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The Abbeville press and banner. [volume] (Abbeville, S.C.) 1869-1924, November 23, 1887, Image 6

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IT MAKESTHE BURDENS LIGHTER.
"Let me carry your pail, my dear,
Brimming over with water P
"No! I'll take hold and you take hold,"
Answered the farmer's daughter.
And she would have her own sweet way,
As her merry eyes grew brighter;
So she took hold and he took hold,
And it made the burden lighter.
And now they're at the eve of life,
While the western skies grow brighter;
For she took hold and he took hold,
And it made the burdens lighter.
A SHIFTING- HUMANUt,.
BY n. S. FLEMING.
In the front room of a Chicago flnt, j
known to the occupants thereof as "The
Tunnel," owing to the redundancy of
light at either end, and the perpetual j
twilight pervading all the interior portions,
three girls were seated?Meg. i
painting; Kate, polishing her nails: aud
Alice, propped upon the sofa in the bay-'
window, speaking.
"I don't know that I can do better
than to take you, Meg, for you sec I must
have a heroine. To be frank, your
nature is really not complex enough for
a tirst-class analytical study, but I s.mll
have to make the best of you, and keep
your beauty well in the foreground. |
First, of course, you must be discovered j
and described, so I will now introduce to '
the attention of my readers Margaret i
Dillingworth, seated at an easel. The
maiden's sinuous figure i> robed in black,
* - -*i * --1 2 A!'
DUl over ail Iiows U voluminous itoruu ut
Tu:key-red cotton, which envelops her
form like a flume. She is young; the
Becond daughter of a poor but worthy
mother, and the proud possessor of one
accomplishment and two incomparable j
sisters. She is at present engaged in ;
earning a nimble penny by copying a
? tea-store clnomo for a wealthy patron 1
who wishes some oljets d'art for her draw- j
ing-room.' At this moment"?leaning
over to inspect Meg's canvas?-'the ;
artist maiden has by some fatal mischance
placed a touch of Prussian blue [
upon the golden locks of the tea-store
siren, whose smile induces the customer !
to drink uninurmuriugly a decoction of ,
uative herbs. And now for my hero? '
and 1 warn you, Meg. against disap- j
pointment. You know you are a poor
girl, and mustn't be looking for auy of j
those gilded youths that appear in roman-!
tic fiction. .Now, as you must trust to
luck, 1 will trust to luck, and the first .
? * " wlwx f"KlO wit^AHT cViall KO
illttll ?UU |;OOOW lUlO TT&UXAVT** kiuuu wv
your fate."
A few moments' silence ensued. Two
women passed the window. Several j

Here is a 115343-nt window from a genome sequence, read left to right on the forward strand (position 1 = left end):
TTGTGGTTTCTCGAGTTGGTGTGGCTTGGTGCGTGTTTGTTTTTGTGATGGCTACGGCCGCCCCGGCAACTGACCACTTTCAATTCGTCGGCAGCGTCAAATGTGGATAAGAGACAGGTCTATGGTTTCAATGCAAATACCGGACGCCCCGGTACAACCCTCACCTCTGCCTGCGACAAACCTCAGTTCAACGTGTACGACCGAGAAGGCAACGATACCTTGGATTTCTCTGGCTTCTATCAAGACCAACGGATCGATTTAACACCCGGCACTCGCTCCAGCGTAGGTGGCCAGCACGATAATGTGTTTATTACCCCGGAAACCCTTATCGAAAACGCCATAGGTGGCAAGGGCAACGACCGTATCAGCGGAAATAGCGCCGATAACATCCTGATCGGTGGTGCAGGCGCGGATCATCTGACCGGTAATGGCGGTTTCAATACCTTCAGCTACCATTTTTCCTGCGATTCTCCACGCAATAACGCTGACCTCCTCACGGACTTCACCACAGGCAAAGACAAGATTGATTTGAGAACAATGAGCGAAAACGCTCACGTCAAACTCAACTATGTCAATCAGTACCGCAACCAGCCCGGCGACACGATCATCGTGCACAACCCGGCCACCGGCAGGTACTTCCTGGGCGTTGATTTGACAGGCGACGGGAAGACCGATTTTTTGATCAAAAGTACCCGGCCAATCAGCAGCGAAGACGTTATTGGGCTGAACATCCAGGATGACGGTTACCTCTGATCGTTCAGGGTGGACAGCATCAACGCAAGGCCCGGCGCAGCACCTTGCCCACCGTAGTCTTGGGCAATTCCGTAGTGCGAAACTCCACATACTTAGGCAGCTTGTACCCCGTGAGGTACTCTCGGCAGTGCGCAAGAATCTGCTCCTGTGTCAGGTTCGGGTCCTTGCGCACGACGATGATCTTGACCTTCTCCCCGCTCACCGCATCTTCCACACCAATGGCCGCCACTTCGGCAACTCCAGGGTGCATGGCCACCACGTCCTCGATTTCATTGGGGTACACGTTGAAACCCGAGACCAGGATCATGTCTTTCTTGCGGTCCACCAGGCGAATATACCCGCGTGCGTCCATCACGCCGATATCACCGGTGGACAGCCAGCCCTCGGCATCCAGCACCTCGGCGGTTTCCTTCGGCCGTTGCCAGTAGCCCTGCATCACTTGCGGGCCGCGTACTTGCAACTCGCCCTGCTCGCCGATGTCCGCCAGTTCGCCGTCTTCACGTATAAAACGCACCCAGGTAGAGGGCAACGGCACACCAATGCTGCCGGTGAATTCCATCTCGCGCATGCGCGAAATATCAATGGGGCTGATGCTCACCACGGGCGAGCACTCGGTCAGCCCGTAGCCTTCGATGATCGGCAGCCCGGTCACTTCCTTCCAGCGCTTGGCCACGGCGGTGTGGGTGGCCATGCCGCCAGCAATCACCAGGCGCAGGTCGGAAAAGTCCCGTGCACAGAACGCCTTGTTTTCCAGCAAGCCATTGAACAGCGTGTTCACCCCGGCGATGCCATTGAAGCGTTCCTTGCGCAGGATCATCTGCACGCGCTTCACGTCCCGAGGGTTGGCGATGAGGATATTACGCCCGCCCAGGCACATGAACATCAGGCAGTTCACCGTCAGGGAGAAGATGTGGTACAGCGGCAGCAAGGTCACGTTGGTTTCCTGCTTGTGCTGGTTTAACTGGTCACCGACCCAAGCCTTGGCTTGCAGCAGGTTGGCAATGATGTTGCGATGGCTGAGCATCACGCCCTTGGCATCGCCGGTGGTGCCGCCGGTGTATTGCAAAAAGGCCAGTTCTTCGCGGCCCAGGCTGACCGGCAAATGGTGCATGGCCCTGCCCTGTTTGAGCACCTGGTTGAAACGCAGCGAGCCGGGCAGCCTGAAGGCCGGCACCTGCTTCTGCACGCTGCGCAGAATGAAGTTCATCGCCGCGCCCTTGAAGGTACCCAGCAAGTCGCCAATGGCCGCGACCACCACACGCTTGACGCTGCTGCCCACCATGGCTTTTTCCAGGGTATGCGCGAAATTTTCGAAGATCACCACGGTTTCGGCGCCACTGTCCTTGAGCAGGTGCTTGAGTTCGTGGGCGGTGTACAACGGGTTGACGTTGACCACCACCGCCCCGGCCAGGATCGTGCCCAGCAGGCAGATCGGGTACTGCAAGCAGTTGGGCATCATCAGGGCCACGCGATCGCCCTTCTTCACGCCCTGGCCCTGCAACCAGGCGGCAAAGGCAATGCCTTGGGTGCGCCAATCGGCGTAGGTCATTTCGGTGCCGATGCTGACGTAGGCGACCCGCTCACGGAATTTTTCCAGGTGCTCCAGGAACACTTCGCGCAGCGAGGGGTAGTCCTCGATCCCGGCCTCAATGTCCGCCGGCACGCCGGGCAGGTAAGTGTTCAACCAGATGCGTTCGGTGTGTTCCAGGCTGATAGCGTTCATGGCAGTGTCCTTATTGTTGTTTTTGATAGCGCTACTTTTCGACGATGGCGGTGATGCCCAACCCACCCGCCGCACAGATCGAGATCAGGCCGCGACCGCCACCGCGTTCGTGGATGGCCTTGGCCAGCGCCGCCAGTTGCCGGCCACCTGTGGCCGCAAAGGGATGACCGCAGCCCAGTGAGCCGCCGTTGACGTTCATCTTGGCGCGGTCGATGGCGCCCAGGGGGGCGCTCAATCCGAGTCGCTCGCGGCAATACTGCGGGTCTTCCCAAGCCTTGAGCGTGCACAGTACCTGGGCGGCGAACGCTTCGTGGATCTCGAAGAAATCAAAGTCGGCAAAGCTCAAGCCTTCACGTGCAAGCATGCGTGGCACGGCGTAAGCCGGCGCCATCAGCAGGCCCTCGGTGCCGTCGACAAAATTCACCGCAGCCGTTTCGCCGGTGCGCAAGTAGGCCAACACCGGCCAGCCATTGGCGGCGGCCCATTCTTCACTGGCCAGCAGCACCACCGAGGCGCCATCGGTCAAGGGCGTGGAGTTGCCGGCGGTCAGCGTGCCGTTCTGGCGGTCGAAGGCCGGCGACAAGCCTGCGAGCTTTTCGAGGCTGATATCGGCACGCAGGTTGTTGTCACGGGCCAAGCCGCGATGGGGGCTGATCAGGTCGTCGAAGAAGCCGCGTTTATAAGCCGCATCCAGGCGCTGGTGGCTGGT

children and innumerable dogs passed !
the window. At last a man passed the ;
window.
" Brother-in-law, I salute thee!" cried
Alice, springing up iu her chair, but as I
sud ienly subsiding. "Why, girls, he is !
coming here!"
' Who is coming here? Where is he?" j
asked Kate, excitedly, vainly craning her |
neck to get a look at the comer.
"The hero," declared Alice, trying
Btealthiiy to draw aside the interposing
curtain. "lie is coming up the steps, j
and he is?yes, he undoubtedly is?a
book agent.
Here Meg burst into derisive laughter.
"Yes," puisued Alice, meditatively,
"he is a book agent. He bears ttie wit- j
- ' ness in his hand. Ah! he summons!
Margaret will ope the portal!"
"No, I will not," answered Meg, with
decision.
"Oh, go on!" cried Kate. "You are
awfully picturesque in that red apron, j
Burst on him and dazzle him."
"Yes, do go, Meg," urged Alice.
" Seeing your apron, he may take you
for our handmaid." j
Meg, rising languidly, went into the
hall, opened the front door, aud with her .
maul-stick in hand, stood like a youug
Minerva. From shoulder to foot hung
the straight folds of her Mother Hubbard
apron. Confronting this classic
figure was a very civil young man, with
a package of three large books in a
shawl-strap. I
" 1 would like to see Mrs. Winslow," ,
began the civil young man.
"Mrs. Winslow does not live here,"
responded Minerva, calmly. "She lives
next door; but the family are away at
present. The house is closed."
The hero of Alice's story looked somewhat
disconcerted. j
"I did not know they were out of,
town," he remarked, and then added, j
hesitatingly: "l nave some uooks
here " . _ !
"Subscription copies?"'interrupted the
goddessof wisdom, coolly.
At this the hero smiled so suddenly ,
and merrily that the goddess's face took
fire from her apron.
?"Some law-books that I borrowed
from Winslow/'he resumed. "I brought i
them over on my way to the train," j
fumbling his watchpovket nervously, J
"and I scarcely know what to do with
'.t> them."
"You can leave them here?that is, if i
you would like to," faltered Minerva,
with less dignity than became her role.
The young man brightened.
"If I could," he said, "it would be a
great favor. I will try and call for them j
on Monday, and relieve you of their i
???> ?
VUl V.
Meg bowed, and he added:
"May I not know to whom I am so
much indebted r"
Meg hesitated, while the girls behind
the portiere held their breath
"1 daresay it is best that you should
, - know with whom yon leave the books,"